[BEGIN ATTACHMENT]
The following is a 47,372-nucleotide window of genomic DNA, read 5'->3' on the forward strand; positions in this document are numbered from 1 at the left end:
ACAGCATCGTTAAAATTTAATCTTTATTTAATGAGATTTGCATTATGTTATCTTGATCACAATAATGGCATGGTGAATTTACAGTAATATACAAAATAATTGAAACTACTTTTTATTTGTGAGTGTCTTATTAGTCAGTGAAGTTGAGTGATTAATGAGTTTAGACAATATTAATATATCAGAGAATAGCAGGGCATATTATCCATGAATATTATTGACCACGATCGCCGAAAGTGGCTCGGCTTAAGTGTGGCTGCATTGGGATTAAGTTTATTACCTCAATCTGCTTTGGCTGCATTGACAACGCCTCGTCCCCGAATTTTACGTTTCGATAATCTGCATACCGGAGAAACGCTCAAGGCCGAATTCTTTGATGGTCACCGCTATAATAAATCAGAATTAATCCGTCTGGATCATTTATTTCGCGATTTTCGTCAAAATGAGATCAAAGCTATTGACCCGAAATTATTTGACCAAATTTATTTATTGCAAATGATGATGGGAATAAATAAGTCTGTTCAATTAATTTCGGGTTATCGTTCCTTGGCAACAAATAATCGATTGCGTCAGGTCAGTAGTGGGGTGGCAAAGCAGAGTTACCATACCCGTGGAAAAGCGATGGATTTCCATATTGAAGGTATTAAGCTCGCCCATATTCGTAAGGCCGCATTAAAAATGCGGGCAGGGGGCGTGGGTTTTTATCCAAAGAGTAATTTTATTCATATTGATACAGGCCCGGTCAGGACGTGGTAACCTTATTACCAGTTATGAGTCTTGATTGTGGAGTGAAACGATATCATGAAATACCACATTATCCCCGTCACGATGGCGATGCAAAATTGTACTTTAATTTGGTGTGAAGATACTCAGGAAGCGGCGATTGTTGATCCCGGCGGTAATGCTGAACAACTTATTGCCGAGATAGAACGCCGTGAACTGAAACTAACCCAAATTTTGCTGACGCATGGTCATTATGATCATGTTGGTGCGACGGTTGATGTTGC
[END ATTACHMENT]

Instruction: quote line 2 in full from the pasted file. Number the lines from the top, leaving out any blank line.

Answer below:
ACAGCATCGTTAAAATTTAATCTTTATTTAATGAGATTTGCATTATGTTATCTTGATCACAATAATGGCATGGTGAATTTACAGTAATATACAAAATAATTGAAACTACTTTTTATTTGTGAGTGTCTTATTAGTCAGTGAAGTTGAGTGATTAATGAGTTTAGACAATATTAATATATCAGAGAATAGCAGGGCATATTATCCATGAATATTATTGACCACGATCGCCGAAAGTGGCTCGGCTTAAGTGTGGCTGCATTGGGATTAAGTTTATTACCTCAATCTGCTTTGGCTGCATTGACAACGCCTCGTCCCCGAATTTTACGTTTCGATAATCTGCATACCGGAGAAACGCTCAAGGCCGAATTCTTTGATGGTCACCGCTATAATAAATCAGAATTAATCCGTCTGGATCATTTATTTCGCGATTTTCGTCAAAATGAGATCAAAGCTATTGACCCGAAATTATTTGACCAAATTTATTTATTGCAAATGATGATGGGAATAAATAAGTCTGTTCAATTAATTTCGGGTTATCGTTCCTTGGCAACAAATAATCGATTGCGTCAGGTCAGTAGTGGGGTGGCAAAGCAGAGTTACCATACCCGTGGAAAAGCGATGGATTTCCATATTGAAGGTATTAAGCTCGCCCATATTCGTAAGGCCGCATTAAAAATGCGGGCAGGGGGCGTGGGTTTTTATCCAAAGAGTAATTTTATTCATATTGATACAGGCCCGGTCAGGACGTGGTAACCTTATTACCAGTTATGAGTCTTGATTGTGGAGTGAAACGATATCATGAAATACCACATTATCCCCGTCACGATGGCGATGCAAAATTGTACTTTAATTTGGTGTGAAGATACTCAGGAAGCGGCGATTGTTGATCCCGGCGGTAATGCTGAACAACTTATTGCCGAGATAGAACGCCGTGAACTGAAACTAACCCAAATTTTGCTGACGCATGGTCATTATGATCATGTTGGTGCGACGGTTGATGTTGC